After being widely considered the worst team in football, according to preseason speculation, the Rams are currently ranked 24th in ESPN's power rankings, and 23rd on Fox Sports. Pretty impressive considering most in the national media never expected the Rams to even leave the 30's in the rankings. More importantly however, the Rams are in 2nd-place in the NFC West, and they are tied for the the best record in the division.
Typically, rebuilding teams shy away from blockbuster trades, because they feel that saving draft picks better serves the rebuilding process. Big time trades are usually reserved for teams that are a couple of pieces away from competing.
The Rams are widely considered to be a rebuilding team; but after their performance during the first quarter of the season, in might not be a reach to view the Rams as a team that could win the division, especially if they add a couple of key pieces, such as a solid back-up running-back (not that Kenneth Darby has done terrible so far), or more importantly, a primary target for quarterback Sam Bradford, a receiver that can be the deep threat that the Rams are missing.
Mark Clayton has been a major addition so far for the Rams. Clayton was a low-risk/high-reward acquisition. However, Clayton doesn't have the size to force separation; he also doesn't have the height to secure jump-balls, or the sure hands required to rack up receptions. Clayton would be an ideal number two receiver; and if the Rams were to bring in a number one receiver by 2011, then that new receiver, along with Clayton, Donnie Avery, and Danny Amendola, would make a scary set of wide-receivers for the Rams.
Since the need for a top receiver is so clear, and since the Rams are still in the division race, it makes one wonder if the Rams are regretting their decision to pass on Vincent Jackson.
Had the Rams made the trade, Jackson would be suiting up for the game this Sunday, against Detroit. But since Jackson was not traded before a certain deadline, he must serve a three game suspension, on top of a prior three game suspension for violating the leagues' substance abuse policy.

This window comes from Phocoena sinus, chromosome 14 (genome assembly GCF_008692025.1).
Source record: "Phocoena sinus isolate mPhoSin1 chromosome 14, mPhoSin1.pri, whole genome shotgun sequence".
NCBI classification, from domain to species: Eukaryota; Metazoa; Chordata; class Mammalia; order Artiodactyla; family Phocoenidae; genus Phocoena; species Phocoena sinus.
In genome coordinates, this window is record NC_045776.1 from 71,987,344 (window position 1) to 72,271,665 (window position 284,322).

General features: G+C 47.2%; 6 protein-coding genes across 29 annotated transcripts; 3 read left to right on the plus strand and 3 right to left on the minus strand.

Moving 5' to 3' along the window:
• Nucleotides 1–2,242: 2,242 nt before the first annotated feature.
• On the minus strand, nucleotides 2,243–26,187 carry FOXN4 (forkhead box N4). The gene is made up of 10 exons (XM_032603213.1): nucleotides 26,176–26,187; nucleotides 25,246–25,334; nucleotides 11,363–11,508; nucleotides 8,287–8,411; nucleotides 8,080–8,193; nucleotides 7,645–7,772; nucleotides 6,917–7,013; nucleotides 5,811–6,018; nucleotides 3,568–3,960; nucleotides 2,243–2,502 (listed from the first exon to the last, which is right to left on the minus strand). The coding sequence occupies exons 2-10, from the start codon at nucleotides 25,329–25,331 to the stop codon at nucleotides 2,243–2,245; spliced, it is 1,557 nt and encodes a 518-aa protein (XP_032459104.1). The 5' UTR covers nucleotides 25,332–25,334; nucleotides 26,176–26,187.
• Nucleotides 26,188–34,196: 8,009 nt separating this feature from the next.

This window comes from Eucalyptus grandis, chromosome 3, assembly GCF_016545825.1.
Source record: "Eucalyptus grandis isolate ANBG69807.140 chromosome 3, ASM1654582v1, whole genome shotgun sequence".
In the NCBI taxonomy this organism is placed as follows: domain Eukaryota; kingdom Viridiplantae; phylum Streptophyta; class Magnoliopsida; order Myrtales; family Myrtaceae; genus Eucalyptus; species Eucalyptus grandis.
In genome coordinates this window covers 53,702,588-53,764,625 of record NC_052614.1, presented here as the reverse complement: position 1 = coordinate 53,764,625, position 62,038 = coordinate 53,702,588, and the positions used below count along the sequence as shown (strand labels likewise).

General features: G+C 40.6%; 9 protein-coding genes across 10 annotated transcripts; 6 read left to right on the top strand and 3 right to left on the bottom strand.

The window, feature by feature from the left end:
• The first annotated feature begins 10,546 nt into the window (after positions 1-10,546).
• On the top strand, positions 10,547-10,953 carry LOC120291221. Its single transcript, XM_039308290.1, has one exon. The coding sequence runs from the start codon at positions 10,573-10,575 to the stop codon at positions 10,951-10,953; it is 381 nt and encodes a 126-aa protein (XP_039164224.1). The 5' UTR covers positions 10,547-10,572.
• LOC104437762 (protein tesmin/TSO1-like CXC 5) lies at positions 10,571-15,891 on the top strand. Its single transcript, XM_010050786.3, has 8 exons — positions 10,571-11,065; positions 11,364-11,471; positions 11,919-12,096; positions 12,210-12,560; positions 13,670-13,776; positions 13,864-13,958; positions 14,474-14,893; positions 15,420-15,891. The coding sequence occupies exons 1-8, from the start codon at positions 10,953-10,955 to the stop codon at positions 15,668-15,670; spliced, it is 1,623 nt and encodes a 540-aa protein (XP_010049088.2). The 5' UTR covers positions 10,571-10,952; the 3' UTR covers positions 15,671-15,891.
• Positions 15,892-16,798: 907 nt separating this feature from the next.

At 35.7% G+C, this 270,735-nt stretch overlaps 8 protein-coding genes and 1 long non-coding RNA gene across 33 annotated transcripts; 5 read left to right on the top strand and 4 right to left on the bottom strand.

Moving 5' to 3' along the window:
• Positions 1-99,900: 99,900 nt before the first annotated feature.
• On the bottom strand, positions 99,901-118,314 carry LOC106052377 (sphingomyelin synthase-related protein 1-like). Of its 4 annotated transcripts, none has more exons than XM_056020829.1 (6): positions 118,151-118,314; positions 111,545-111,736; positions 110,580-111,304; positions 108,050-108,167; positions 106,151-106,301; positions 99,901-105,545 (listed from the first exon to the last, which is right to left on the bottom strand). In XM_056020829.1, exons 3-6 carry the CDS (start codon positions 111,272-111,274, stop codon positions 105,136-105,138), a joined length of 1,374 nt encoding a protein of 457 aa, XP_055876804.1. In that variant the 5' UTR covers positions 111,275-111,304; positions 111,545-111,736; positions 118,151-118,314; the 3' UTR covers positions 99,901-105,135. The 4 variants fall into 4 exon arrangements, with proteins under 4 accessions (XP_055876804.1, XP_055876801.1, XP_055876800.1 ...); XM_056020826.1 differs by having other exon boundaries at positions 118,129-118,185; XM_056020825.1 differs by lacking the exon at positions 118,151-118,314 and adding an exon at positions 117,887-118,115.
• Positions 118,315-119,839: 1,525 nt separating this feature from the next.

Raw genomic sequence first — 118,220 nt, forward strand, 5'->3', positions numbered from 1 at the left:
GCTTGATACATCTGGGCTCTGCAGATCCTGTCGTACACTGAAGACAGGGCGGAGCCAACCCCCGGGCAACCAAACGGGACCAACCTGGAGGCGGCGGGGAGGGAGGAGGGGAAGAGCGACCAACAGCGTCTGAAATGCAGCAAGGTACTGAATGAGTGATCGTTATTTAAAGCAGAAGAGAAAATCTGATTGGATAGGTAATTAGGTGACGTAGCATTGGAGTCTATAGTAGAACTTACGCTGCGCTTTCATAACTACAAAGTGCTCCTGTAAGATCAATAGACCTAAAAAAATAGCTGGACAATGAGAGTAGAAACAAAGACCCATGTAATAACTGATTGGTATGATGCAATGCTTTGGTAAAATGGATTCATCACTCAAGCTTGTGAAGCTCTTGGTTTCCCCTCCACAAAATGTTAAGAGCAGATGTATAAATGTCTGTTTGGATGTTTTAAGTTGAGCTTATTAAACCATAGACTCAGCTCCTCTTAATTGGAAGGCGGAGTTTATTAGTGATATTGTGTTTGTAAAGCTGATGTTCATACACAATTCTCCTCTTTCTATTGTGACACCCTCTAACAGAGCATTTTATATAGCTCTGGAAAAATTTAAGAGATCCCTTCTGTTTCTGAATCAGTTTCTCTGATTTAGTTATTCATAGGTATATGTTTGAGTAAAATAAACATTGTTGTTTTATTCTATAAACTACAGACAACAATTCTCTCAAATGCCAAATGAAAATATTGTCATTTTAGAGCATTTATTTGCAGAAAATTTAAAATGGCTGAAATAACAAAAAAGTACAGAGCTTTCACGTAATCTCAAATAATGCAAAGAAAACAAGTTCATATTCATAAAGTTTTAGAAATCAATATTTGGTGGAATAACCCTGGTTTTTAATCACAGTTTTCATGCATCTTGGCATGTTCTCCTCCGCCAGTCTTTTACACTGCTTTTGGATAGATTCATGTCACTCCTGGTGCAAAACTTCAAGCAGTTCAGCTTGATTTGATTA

The second suspension doesn't start until he signs an agreement. Therefor, if the Rams were to make a deal for Jackson, he would be available for them by week 8 against the Carolina Panthers, and after that game, the Rams enter the Bye-week, which would be a perfect opportunity for Jackson to learn the offense. He would then be available for the final stretch of the season, and he just might give the Rams an extra push, putting them on top of the division.
The current interest in Jackson seems to be non-existent, but if there is an interest, then they need to make an offer soon, since the Patriots are currently showing interest. The Patriots' interest, or at least the rumors of their interest, stem from the fact that they lost wide-receiver Randy Moss to a trade with Minnesota. Minnesota payed New England a 2011 3rd round draft pick in exchange for Moss.
Moss would've been another receiver that Rams could use. Moss certainly would've been a solid primary receiver for Bradford; but Moss in 33 years old, and like Jackson, Moss has had his character come into question. Either one of the two receivers would certainly add to the Rams' offense, but both have questionable attitudes.
In 2002, Moss allegedly bumped a traffic control officer with his car, after the officer ordered him to stop his vehicle. This led to his arrest, where the officers found a small amount of marijuana. Ultimately, Moss received only a minor traffic violation for the incident. Then there was the 2004 incident, when he exited the field, against the Washington Redskins, with time still left on the clock. Moss has also admitted to being a occasional marijuana smoker.
The 27 year old Jackson had the substance abuse violation from the NFL, stemming from a DUI he received in 2009. He also had another encounter with law enforcement for driving with a suspended drivers license. Jackson is one violation away from being suspended for the entire 2010 season.
Rams' head-coach Steve Spagnuolo has been dedicated to building the team with high-character players. General Manager Billy Devaney said that the team would be more willing to look at less-than-desirable characters, once the primary core of team is cemented with high-class guys. It is unknown whether or not the team is at that point yet, but given the Rams current situation, it might not be the worst time to take a risk on a player that could potentially put the team on top.